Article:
Posts Tagged ‘National Agricultural Labourers’ Union’

Radical Balladry and Tunes for Toilers: The Agitator, Part 3

May 28, 2014

Ballad Seller pic

Last week, I posted the tune for the radical song, ‘The Agitator’, from Roy Palmer’s A Ballad History of England. As with nearly all the other tunes from that book, I hadn’t noted down the words. Jess kindly supplied further information on them, pointing out that it was written in the 1870s to support the Agricultural Labourers’ Union. She also supplied further background information about the Union and the songs written by its members in their campaign for recognition and better wages and conditions. See the post ‘Radical Balladry and Tunes for Toilers: The Agitator, Part 2’. Now she’s kindly supplied the lyrics for the song itself.

The Union’s founder, Joseph Arch, said

Of course I was called an agitator; so I was, because everyone, who stirs people up to do things is an agitator, but those who so named me attached a bad meaning to the word. I was agitating for the right and not for the wrong; I was no ‘Arch Apostle of Arson’, as some one chose to call me. The Bishop of Gloucester (Dr Ellicott) was one of my worst enemies in the early days of the movement. He wanted me, and those, like me, ducked in the horse pond. As to the parsons generally, I never expected them to have much sympathy with us. Their stock argument against the Union was that it was ‘setting class against class’. This was their poll-parrot cry. ‘Oh yes, said they, ‘the men have a perfect right to try and improve themselves, and we will help them; but the Union is setting class against class’.

According to Palmer and Pamela Horn, who wrote a biography of Arch in 1977, the National Agricultural Labourers’ Union was founded in 1872. He believes that ‘The Agitator’ was written the following year, 1873, by the Union’s secretary, Henry Taylor. Taylor was a carpenter, who was admitted to the Union because of his previous trade union experience. The farm labourers’ unions produced a great number of songs, which were collected into a pamphlet, Songs for Singing at Agricultural Labourers’ Meetings (London and Leamington). These proved to be popular. According to Harold Evans in his Radical Fights of Forty Years, the pamphlet sold 120,000 copies.

The lyrics go

The Agitator
Tune – The Nobby Head of Hair

A jolly, jolly ploughboy I am, as you may see,
But never mind, I always strive to live by honesty;
I’ve always done my very best, by hard work, fare, and sweat, –
To get about the winid, boys, but I’m never out of debt.

Chorus
So I’ll agitate, I’ll agitate, whatever folks may say,
Till all have joined the Union, and get a fair days’ pay.

We care not what the Parsons say, -though they’re the chaps to know,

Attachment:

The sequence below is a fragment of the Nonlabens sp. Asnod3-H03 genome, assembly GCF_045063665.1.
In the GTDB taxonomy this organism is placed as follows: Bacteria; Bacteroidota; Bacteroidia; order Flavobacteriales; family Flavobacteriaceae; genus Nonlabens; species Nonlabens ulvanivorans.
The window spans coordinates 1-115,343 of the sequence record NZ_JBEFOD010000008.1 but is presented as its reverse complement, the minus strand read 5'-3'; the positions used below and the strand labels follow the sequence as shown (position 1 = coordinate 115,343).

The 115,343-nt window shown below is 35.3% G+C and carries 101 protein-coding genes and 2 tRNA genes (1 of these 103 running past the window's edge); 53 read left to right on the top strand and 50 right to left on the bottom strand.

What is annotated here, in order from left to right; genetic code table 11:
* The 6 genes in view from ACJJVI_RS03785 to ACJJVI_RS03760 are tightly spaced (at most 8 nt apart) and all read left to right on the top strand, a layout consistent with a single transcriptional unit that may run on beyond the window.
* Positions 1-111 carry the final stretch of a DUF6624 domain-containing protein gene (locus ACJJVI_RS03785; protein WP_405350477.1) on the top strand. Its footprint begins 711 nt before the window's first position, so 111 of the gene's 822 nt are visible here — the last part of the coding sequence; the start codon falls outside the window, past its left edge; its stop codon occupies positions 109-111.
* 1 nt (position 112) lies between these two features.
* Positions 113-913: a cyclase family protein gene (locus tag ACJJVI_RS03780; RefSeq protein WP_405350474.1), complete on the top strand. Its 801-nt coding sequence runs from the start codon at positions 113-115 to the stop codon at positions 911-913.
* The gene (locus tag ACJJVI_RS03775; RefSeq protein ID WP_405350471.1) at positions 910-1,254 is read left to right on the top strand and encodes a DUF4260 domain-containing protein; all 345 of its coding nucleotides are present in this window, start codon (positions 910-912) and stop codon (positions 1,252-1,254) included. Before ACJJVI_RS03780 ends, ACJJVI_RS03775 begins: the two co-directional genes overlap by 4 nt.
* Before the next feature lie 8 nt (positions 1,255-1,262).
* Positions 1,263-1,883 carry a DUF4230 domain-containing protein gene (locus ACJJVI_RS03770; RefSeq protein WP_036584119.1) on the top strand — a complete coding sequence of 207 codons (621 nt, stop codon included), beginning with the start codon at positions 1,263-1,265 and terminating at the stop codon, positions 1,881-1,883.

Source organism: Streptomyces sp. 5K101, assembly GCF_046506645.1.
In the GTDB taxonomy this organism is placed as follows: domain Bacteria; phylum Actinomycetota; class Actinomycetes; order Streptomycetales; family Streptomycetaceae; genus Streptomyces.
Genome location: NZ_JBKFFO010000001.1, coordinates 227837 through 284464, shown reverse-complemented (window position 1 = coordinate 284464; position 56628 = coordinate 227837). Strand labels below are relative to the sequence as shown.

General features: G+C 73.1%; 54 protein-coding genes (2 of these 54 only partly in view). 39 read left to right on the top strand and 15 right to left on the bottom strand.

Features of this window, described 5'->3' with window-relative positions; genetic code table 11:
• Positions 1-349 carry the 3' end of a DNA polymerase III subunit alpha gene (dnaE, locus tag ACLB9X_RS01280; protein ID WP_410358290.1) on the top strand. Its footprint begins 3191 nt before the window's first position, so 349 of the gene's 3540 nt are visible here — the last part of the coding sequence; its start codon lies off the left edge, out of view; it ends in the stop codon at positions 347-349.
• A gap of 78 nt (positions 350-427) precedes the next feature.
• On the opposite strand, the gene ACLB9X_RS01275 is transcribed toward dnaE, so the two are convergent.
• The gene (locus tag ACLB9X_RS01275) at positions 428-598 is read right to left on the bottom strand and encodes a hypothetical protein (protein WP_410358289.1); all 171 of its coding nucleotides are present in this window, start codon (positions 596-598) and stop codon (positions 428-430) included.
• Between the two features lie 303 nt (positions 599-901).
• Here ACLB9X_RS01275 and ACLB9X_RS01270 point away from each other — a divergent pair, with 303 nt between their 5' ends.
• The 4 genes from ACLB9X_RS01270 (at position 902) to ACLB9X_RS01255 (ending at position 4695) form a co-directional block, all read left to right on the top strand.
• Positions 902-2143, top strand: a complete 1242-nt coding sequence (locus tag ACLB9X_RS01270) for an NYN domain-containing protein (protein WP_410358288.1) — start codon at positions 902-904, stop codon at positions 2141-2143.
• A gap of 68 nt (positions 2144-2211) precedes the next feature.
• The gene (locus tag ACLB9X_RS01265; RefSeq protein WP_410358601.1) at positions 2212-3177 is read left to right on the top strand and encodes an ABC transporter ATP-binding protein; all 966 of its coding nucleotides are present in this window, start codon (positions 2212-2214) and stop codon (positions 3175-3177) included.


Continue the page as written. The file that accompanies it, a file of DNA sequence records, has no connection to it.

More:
They say that all who agitate, to their dark friend must go;
And if ’tis tru, ’tis very clear, themselves had best look out,
So milt their agitation is, they often get the gout.
We’ll agitate, etc.

The farmers say they can’t afford to pay us proper wage;
But still they keep their carriages, and follow fashion’s rage;
‘Tis true that some poor farmers have their necks beneath the heel
Of selfish Lords, and unjust laws, which soon we must repeal.
We’ll agitate, etc.

The ‘Lords’ complain their rent of land, per cent. enough don’t pay,
‘Political Economy’s’ a law we must obey,-
If so, they’ll very soon become defunct throughout the land,
For ‘mongst the People I’m quite sure, for Lords there’s no demand.
We’ll agitate, etc.

They say the Labourers are not Serfs, – that we have liberty;
With our wages and our perquisites, how happy we might be;
But if we join the ‘Union’ chaps, say nought of better wage,-
O what a flare-up all at once! don’t they go into a rage?
We’ll agitate, etc.

They turn us out of house and home, they sack us there and then,
But off we go to other jobs,- we’ll do it, boys, like men;
For if to be successful with our cause we are inclined,
Why, then, a little sacrifice, my boys, we must not mind.
We’ll agitate, etc.

Our cause will prosper in the end, for all th’oppressors might;
We’ll do our best to help ourselves – ‘God will defend the right’;
‘The bud may have a bitter taste, but sweet will be the flower’,
So let us all take heart again, and whilst we have the power,
We’ll agitate, etc.

Like very many of the other songs I’ve posted up here, it’s very much of its time. Nevertheless, also like the other songs, parts of it are still very relevant. People are being forced heavily into debt, and forced from their homes. And we are being led by an aristocratic government that keeps invoking economics to justify their attacks on the poor and working and lower middle classes. So let’s show them that, as the song says, there’s no demand for lords in 21st century Britain.

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